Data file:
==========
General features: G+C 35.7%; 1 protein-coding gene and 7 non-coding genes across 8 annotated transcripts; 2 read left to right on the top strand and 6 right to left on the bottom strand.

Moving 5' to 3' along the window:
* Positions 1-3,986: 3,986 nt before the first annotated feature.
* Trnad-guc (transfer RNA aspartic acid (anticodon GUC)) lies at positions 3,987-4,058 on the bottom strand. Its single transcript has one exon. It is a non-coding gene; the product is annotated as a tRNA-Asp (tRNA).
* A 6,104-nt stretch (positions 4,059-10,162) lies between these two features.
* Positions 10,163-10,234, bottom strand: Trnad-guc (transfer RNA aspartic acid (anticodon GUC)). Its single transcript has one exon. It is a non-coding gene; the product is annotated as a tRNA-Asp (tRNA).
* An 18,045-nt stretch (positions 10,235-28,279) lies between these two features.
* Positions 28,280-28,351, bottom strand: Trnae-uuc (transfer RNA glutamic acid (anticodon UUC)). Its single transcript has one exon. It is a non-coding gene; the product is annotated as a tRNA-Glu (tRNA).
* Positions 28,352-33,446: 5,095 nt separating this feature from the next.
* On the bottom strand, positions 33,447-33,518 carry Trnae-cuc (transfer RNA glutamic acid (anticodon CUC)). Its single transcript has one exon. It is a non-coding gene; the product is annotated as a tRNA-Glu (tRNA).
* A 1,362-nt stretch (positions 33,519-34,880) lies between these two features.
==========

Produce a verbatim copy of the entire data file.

General features: G+C 35.7%; 1 protein-coding gene and 7 non-coding genes across 8 annotated transcripts; 2 read left to right on the top strand and 6 right to left on the bottom strand.

Moving 5' to 3' along the window:
* Positions 1-3,986: 3,986 nt before the first annotated feature.
* Trnad-guc (transfer RNA aspartic acid (anticodon GUC)) lies at positions 3,987-4,058 on the bottom strand. Its single transcript has one exon. It is a non-coding gene; the product is annotated as a tRNA-Asp (tRNA).
* A 6,104-nt stretch (positions 4,059-10,162) lies between these two features.
* Positions 10,163-10,234, bottom strand: Trnad-guc (transfer RNA aspartic acid (anticodon GUC)). Its single transcript has one exon. It is a non-coding gene; the product is annotated as a tRNA-Asp (tRNA).
* An 18,045-nt stretch (positions 10,235-28,279) lies between these two features.
* Positions 28,280-28,351, bottom strand: Trnae-uuc (transfer RNA glutamic acid (anticodon UUC)). Its single transcript has one exon. It is a non-coding gene; the product is annotated as a tRNA-Glu (tRNA).
* Positions 28,352-33,446: 5,095 nt separating this feature from the next.
* On the bottom strand, positions 33,447-33,518 carry Trnae-cuc (transfer RNA glutamic acid (anticodon CUC)). Its single transcript has one exon. It is a non-coding gene; the product is annotated as a tRNA-Glu (tRNA).
* A 1,362-nt stretch (positions 33,519-34,880) lies between these two features.